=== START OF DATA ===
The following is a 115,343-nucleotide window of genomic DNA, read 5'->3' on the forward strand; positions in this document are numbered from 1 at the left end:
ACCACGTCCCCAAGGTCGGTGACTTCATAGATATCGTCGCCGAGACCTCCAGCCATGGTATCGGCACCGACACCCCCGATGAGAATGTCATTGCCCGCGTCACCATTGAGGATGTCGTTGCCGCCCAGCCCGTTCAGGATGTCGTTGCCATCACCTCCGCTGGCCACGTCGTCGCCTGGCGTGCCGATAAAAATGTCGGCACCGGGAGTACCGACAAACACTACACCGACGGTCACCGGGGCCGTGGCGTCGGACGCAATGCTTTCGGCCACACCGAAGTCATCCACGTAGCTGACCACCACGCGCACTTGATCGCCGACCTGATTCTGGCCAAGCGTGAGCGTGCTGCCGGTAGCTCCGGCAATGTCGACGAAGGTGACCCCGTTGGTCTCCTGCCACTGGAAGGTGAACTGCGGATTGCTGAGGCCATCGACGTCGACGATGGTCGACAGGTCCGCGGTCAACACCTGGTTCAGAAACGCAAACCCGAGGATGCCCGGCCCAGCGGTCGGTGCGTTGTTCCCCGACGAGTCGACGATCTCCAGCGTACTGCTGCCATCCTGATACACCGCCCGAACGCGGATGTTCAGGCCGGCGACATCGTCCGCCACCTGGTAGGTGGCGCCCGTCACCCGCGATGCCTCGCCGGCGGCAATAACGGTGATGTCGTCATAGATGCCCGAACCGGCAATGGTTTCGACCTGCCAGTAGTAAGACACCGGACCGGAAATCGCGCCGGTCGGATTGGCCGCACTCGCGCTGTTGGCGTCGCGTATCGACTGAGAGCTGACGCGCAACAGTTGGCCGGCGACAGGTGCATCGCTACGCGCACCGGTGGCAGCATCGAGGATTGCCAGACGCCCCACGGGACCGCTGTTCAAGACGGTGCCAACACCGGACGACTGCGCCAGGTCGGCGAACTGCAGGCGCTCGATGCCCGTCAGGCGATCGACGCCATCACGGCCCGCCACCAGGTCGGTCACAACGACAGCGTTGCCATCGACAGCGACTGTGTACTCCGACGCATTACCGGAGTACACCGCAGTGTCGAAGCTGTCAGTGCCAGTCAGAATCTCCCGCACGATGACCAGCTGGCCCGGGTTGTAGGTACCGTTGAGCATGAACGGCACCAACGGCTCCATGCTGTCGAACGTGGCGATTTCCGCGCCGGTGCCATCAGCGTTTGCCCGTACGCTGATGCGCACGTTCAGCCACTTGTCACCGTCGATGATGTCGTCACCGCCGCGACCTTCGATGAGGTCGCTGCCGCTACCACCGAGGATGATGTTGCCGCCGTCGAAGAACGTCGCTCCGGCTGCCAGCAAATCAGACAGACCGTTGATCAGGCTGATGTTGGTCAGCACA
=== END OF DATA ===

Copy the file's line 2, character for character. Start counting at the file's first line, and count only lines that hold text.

ACCACGTCCCCAAGGTCGGTGACTTCATAGATATCGTCGCCGAGACCTCCAGCCATGGTATCGGCACCGACACCCCCGATGAGAATGTCATTGCCCGCGTCACCATTGAGGATGTCGTTGCCGCCCAGCCCGTTCAGGATGTCGTTGCCATCACCTCCGCTGGCCACGTCGTCGCCTGGCGTGCCGATAAAAATGTCGGCACCGGGAGTACCGACAAACACTACACCGACGGTCACCGGGGCCGTGGCGTCGGACGCAATGCTTTCGGCCACACCGAAGTCATCCACGTAGCTGACCACCACGCGCACTTGATCGCCGACCTGATTCTGGCCAAGCGTGAGCGTGCTGCCGGTAGCTCCGGCAATGTCGACGAAGGTGACCCCGTTGGTCTCCTGCCACTGGAAGGTGAACTGCGGATTGCTGAGGCCATCGACGTCGACGATGGTCGACAGGTCCGCGGTCAACACCTGGTTCAGAAACGCAAACCCGAGGATGCCCGGCCCAGCGGTCGGTGCGTTGTTCCCCGACGAGTCGACGATCTCCAGCGTACTGCTGCCATCCTGATACACCGCCCGAACGCGGATGTTCAGGCCGGCGACATCGTCCGCCACCTGGTAGGTGGCGCCCGTCACCCGCGATGCCTCGCCGGCGGCAATAACGGTGATGTCGTCATAGATGCCCGAACCGGCAATGGTTTCGACCTGCCAGTAGTAAGACACCGGACCGGAAATCGCGCCGGTCGGATTGGCCGCACTCGCGCTGTTGGCGTCGCGTATCGACTGAGAGCTGACGCGCAACAGTTGGCCGGCGACAGGTGCATCGCTACGCGCACCGGTGGCAGCATCGAGGATTGCCAGACGCCCCACGGGACCGCTGTTCAAGACGGTGCCAACACCGGACGACTGCGCCAGGTCGGCGAACTGCAGGCGCTCGATGCCCGTCAGGCGATCGACGCCATCACGGCCCGCCACCAGGTCGGTCACAACGACAGCGTTGCCATCGACAGCGACTGTGTACTCCGACGCATTACCGGAGTACACCGCAGTGTCGAAGCTGTCAGTGCCAGTCAGAATCTCCCGCACGATGACCAGCTGGCCCGGGTTGTAGGTACCGTTGAGCATGAACGGCACCAACGGCTCCATGCTGTCGAACGTGGCGATTTCCGCGCCGGTGCCATCAGCGTTTGCCCGTACGCTGATGCGCACGTTCAGCCACTTGTCACCGTCGATGATGTCGTCACCGCCGCGACCTTCGATGAGGTCGCTGCCGCTACCACCGAGGATGATGTTGCCGCCGTCGAAGAACGTCGCTCCGGCTGCCAGCAAATCAGACAGACCGTTGATCAGGCTGATGTTGGTCAGCACA